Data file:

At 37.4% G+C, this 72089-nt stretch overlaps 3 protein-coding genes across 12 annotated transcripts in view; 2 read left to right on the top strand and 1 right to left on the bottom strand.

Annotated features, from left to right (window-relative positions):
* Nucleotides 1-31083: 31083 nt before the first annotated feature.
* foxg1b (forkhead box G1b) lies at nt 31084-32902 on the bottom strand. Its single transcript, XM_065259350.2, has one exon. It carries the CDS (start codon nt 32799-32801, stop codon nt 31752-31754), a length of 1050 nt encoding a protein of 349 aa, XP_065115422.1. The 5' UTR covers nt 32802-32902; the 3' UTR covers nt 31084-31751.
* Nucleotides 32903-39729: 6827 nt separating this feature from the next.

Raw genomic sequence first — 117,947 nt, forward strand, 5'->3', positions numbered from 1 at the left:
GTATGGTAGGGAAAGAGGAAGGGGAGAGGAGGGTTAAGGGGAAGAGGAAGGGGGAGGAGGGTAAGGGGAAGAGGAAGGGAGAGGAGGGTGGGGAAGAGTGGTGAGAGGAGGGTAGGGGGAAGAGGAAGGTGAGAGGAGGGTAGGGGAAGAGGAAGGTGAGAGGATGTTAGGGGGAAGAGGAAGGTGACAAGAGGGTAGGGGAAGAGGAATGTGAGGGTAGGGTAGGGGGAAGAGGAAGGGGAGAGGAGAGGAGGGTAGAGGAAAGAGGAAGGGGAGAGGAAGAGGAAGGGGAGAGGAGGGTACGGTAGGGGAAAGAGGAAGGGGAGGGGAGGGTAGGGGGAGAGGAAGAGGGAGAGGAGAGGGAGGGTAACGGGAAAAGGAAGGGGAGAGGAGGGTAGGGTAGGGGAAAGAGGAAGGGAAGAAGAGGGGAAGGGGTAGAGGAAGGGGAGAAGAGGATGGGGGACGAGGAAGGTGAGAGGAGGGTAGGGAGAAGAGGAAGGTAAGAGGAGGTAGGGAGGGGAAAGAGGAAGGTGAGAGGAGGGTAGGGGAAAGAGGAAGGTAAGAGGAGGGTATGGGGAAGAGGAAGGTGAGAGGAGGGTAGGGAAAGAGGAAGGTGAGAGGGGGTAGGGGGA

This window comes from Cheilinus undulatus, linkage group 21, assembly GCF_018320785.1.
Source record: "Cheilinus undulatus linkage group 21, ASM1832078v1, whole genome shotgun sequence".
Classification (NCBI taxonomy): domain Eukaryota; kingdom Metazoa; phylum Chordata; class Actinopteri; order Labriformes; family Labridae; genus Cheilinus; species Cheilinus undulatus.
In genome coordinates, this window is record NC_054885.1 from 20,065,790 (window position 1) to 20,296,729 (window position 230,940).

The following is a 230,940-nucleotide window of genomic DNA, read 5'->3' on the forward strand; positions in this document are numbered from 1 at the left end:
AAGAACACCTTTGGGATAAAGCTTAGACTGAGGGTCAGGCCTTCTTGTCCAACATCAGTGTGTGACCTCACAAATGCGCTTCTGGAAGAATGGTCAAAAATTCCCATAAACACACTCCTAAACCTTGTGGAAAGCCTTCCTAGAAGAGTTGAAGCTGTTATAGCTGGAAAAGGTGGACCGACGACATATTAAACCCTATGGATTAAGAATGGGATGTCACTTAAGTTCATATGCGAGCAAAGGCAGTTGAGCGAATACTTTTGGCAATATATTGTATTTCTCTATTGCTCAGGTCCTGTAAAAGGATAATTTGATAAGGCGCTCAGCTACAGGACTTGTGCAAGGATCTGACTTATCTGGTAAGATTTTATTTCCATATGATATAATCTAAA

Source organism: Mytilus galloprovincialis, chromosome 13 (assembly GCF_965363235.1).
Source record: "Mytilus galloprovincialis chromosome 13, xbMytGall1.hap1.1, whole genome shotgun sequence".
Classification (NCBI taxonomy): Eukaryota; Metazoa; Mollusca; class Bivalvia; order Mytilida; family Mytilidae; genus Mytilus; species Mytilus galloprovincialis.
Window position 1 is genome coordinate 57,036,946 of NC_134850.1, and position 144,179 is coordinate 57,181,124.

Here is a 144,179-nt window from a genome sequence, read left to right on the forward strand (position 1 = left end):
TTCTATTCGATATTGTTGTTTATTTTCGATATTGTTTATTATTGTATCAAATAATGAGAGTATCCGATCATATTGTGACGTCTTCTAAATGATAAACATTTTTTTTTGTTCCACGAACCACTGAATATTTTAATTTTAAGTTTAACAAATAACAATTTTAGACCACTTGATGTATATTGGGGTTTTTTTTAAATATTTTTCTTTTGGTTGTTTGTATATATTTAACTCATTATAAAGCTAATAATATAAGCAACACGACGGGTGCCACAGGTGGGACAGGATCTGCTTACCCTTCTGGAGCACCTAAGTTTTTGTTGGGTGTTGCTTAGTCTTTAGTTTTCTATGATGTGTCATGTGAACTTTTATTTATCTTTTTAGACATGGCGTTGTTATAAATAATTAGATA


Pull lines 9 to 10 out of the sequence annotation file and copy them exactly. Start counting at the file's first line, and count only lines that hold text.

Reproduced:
Source record: "Cheilinus undulatus linkage group 21, ASM1832078v1, whole genome shotgun sequence".
Classification (NCBI taxonomy): domain Eukaryota; kingdom Metazoa; phylum Chordata; class Actinopteri; order Labriformes; family Labridae; genus Cheilinus; species Cheilinus undulatus.